• Team asks questions as soon as they come up, and get the answers right away.  Without this, projects drag on through endless muck.
  • Team completes the story we are working on right now (or part of story that we split off)
  • Team deploys the Story if it is deployable, and if it is not deployable then Team works with Boss to understand what needs to be added to it to make it deployable, does that, and then deploys.
  • Team asks Boss to pick the next thing she thinks is very important.  It can be the other part of the previous story, or any other thing she thinks is important.


  • First deployment happened in a little over a week.
  • Project was deemed “done” in about a month and a week.
  • As we started delivering usable software, the users and Boss started asking for different things than had been described in the requirements document.  The users and Boss started fine tuning what we had delievered – noting things that they wanted to be done differently.  This is a valuable and wonderful thing.  This is how requirements emerge.
  • After about one quarter of the “features” described in the requirements list/document (including the additions the users and Boss had asked for), Boss decided the project was “done enough”.  The users were doing most of what they needed, and the rest wasn’t important enough to do, at least for the time being – there were other more important things to get done on another project.  The users were happy.  Boss was happy. Team was happy.  Woody was happy.
  • Team was iterating (but not time-boxed), and incrementally delivering.


  • Boss wanted estimates, and also wanted the work done as quickly as possible.  I made the case that we could try to get some critical feature into production ASAP, and then revisit the idea of estimates later. After the first deployment, no requests were made for estimates.
  • Estimates are part of the “comprehensive documentation” that we value less than “working software”.  If you don’t see that – please let me know.
  • I am sure you saw the big win, right? We discovered the needed features. Most of what was thought to be needed was not actually needed.  Doing the work of writing the code in small pieces and getting it into real use made it possible to steer the work.  This is the “requirements emerge concept”.  I urge you and encourage you to think about it and experiment with it.  It is GOLDEN.
  • Even if estimates were not liars, we just simply did not need them.

Well, that might be a little help.  It’s just one very basic example.  But it’s real.

This all just seems like “plain old Agile” to me.  Many people tell me I’m wrong.  What do I know?  I’d rather be wrong about what to call this and be getting a lot of work done than the other way around. Let me live in my delusions.


* For the purpose of this article, the sort of estimates I am discussing are the estimates typically asked for on many software development projects where a project, a feature, or a function, or a bug fix (or where a list of features or functions) are described and people are asked to come up with an approximate cost in time, money, or effort to do the work that will be required to provide the feature(s)/function(s)/capability(ies)/bug fix(es) being requested.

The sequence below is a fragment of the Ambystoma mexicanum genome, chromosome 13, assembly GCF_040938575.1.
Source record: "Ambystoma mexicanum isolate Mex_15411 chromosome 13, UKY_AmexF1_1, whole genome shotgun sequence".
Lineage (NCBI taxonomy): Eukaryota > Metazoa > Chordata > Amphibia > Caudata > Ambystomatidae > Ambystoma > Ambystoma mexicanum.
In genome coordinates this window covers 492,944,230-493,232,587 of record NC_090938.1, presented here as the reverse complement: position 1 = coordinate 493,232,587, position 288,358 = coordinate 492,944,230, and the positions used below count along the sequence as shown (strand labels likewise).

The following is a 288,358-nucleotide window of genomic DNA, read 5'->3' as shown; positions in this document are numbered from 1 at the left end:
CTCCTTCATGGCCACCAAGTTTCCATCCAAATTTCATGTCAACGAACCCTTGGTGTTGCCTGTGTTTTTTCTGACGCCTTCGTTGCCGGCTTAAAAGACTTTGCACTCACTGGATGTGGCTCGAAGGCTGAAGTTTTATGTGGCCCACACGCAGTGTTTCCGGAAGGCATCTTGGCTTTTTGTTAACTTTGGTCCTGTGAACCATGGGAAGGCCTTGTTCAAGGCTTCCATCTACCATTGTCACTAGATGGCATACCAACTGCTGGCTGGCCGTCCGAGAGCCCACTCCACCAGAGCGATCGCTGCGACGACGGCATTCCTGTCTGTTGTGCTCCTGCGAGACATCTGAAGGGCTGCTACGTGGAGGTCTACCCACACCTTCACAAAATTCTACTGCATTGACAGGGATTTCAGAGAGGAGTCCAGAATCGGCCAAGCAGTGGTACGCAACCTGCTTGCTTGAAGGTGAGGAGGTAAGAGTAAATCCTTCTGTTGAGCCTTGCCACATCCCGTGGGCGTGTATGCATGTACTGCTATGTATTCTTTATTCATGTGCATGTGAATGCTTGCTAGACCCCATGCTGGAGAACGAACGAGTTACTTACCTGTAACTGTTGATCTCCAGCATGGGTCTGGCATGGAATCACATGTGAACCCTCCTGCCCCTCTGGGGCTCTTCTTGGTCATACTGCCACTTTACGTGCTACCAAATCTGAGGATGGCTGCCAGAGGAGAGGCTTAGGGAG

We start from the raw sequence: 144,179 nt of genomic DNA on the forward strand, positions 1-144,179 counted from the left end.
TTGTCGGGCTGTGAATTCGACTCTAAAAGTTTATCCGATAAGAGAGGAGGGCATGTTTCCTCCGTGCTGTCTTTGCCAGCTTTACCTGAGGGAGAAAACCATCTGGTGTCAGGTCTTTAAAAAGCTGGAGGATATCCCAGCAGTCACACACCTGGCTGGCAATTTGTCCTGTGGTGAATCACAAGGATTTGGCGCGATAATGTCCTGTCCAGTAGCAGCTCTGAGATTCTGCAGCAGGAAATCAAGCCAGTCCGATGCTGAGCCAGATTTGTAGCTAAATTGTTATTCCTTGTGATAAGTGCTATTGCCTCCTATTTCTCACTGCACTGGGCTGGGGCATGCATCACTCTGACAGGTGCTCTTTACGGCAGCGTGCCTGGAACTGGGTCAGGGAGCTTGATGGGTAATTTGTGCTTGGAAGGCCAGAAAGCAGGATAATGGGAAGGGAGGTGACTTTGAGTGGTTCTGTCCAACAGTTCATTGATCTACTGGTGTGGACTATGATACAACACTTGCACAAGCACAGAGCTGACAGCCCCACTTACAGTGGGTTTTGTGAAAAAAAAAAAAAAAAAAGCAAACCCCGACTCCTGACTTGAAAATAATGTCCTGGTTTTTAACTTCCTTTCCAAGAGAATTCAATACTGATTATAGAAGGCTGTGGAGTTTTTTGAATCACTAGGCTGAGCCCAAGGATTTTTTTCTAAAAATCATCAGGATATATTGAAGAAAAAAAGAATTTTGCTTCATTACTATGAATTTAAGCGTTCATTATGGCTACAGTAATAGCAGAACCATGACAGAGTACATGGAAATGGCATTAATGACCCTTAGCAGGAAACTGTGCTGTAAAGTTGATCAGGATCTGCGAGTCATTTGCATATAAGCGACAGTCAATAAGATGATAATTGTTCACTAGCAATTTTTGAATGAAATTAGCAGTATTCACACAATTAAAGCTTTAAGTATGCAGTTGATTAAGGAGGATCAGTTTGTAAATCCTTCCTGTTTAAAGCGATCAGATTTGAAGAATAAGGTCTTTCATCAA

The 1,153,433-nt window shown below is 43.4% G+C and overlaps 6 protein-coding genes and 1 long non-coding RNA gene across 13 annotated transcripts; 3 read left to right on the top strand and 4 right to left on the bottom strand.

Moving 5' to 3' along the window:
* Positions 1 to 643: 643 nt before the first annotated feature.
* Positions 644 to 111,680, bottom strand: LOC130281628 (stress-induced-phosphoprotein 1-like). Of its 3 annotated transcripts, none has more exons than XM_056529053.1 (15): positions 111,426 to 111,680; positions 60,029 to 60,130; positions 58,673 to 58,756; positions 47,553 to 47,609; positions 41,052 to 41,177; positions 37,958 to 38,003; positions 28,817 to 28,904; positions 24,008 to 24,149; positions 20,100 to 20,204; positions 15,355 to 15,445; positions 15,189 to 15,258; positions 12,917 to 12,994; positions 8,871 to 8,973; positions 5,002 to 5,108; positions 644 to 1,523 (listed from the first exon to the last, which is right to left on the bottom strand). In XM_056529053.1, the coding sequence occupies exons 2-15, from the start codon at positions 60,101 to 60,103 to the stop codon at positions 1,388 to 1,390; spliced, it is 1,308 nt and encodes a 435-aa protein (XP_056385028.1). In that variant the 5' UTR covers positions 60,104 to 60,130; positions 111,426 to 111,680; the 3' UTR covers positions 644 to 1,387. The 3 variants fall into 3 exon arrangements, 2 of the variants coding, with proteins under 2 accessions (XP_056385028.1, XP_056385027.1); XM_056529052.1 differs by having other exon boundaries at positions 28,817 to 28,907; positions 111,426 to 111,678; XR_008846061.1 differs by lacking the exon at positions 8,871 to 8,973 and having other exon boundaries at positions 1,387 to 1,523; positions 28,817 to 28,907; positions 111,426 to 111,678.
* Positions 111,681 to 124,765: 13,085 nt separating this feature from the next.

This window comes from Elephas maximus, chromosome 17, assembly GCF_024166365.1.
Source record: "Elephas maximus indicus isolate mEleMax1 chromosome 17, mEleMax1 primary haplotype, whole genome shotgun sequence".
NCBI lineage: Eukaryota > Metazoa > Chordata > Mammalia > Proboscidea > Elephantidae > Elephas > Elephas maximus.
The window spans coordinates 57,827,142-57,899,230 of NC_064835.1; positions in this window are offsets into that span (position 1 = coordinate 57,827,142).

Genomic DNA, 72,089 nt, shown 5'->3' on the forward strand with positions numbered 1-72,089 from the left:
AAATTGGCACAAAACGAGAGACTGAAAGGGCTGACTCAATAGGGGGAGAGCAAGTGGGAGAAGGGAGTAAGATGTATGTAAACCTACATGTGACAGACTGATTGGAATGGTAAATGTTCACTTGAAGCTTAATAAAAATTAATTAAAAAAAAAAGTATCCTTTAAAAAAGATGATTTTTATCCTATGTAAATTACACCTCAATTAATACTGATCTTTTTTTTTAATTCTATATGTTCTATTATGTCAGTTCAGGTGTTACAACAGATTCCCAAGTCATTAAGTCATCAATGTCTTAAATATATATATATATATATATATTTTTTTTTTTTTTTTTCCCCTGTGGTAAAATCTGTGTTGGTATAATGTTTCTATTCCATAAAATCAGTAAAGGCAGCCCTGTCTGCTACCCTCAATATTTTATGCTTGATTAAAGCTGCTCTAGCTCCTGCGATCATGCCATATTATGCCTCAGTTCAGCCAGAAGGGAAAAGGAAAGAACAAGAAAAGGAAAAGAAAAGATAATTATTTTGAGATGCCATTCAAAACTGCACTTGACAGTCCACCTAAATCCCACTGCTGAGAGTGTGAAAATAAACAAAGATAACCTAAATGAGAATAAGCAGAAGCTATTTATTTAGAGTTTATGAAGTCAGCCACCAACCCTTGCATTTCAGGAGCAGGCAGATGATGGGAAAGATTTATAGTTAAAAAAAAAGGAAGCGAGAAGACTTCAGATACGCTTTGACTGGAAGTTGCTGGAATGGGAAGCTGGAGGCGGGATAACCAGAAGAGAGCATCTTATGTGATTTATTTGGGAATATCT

Disclaimer: There are many situations where estimates can be meaningful and useful.  This article is about situations where I don’t think they are typically meaningful or useful, and only in the realm of software development.

Do Estimates Do What We Want Them To Do?

I’ve noticed that there seems to be a lot of people who feel they get a lot of value out of doing estimates*.  There also seems to be a growing number of people who suggest that estimates* are wasteful and even harmful to a project.  Whichever works for you, either way, use it. I have only one thing to suggest: Do your best to make sure you are not blinding yourself from finding new and better ways.

[Disclaimer: I am only talking about Estimates* as used in software development as part of planning or otherwise. See notes below]

I take the “not blinding myself” very seriously. Here is my Agile Maxim about that:

Agile Maxim #3 – Question Everything – put special focus on our deepest held beliefs. What we trust most hides our biggest problems.

[ You can see more thrilling and uplifting Agile Maxims here: Agile Maxims ]

You are perhaps thinking “But Woody – you seem to have a very deeply held belief that Estimates* are Useless and Wasteful – you should practice what you preach and Question That!”

Some will say “Woody: You should Practice what you Preach!!!”

You are absolutely right – I should practice what I preach. (By the way – I don’t believe that all estimates* and estimating* is useless and wasteful, just a great deal of how they are typically used in software development).  And of course, I have gotten to where I am in my thinking about estimates* by questioning the value and usefulness of estimates* over a long time – in both the realm of software development as well as other fields I have experience with.  Yet still, EVERY DAY, I re-scrutinize my thinking on the value of estimates* – and whether or not we should use them.  Sometimes more time, sometime less time – but it is rare that I don’t think about the usefulness of estimates* (or of not having estimates*) at some point in the day.  If estimates* bring value, and I am losing out on that value because I am too bone-headed to see it, I want to be set straight. And on the team I work with we constantly experiment and try  new things, old things, different things, same things – whatever we feel we need to do to learn and make things better.

So… here are the sort of things I ask myself or consider every day about estimates*:

  • If I found that estimates* are indeed wasteful, what would I do?